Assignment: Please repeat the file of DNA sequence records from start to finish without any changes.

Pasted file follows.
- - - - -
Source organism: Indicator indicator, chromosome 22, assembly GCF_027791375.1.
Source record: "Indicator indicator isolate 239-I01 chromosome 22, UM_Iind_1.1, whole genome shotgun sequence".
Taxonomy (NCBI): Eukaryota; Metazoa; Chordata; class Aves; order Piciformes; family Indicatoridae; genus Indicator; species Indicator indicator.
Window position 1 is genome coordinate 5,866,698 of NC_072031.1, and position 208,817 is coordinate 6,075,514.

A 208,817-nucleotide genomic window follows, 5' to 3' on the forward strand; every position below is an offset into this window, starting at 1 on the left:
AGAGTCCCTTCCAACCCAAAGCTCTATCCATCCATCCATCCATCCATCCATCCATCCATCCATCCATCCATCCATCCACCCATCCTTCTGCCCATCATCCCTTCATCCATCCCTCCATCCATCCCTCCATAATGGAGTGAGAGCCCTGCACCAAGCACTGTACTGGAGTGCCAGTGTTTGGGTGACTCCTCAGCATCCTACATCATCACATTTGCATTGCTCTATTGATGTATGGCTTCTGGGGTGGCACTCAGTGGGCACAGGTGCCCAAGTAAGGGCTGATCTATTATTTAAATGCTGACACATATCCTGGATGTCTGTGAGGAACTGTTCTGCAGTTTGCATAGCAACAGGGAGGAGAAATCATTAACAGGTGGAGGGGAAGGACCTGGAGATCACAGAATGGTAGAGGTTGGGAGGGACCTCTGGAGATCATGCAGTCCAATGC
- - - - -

Source organism: Indicator indicator, chromosome 22, assembly GCF_027791375.1.
Source record: "Indicator indicator isolate 239-I01 chromosome 22, UM_Iind_1.1, whole genome shotgun sequence".
Taxonomy (NCBI): Eukaryota; Metazoa; Chordata; class Aves; order Piciformes; family Indicatoridae; genus Indicator; species Indicator indicator.
Window position 1 is genome coordinate 5,866,698 of NC_072031.1, and position 208,817 is coordinate 6,075,514.

A 208,817-nucleotide genomic window follows, 5' to 3' on the forward strand; every position below is an offset into this window, starting at 1 on the left:
AGAGTCCCTTCCAACCCAAAGCTCTATCCATCCATCCATCCATCCATCCATCCATCCATCCATCCATCCATCCATCCACCCATCCTTCTGCCCATCATCCCTTCATCCATCCCTCCATCCATCCCTCCATAATGGAGTGAGAGCCCTGCACCAAGCACTGTACTGGAGTGCCAGTGTTTGGGTGACTCCTCAGCATCCTACATCATCACATTTGCATTGCTCTATTGATGTATGGCTTCTGGGGTGGCACTCAGTGGGCACAGGTGCCCAAGTAAGGGCTGATCTATTATTTAAATGCTGACACATATCCTGGATGTCTGTGAGGAACTGTTCTGCAGTTTGCATAGCAACAGGGAGGAGAAATCATTAACAGGTGGAGGGGAAGGACCTGGAGATCACAGAATGGTAGAGGTTGGGAGGGACCTCTGGAGATCATGCAGTCCAATGC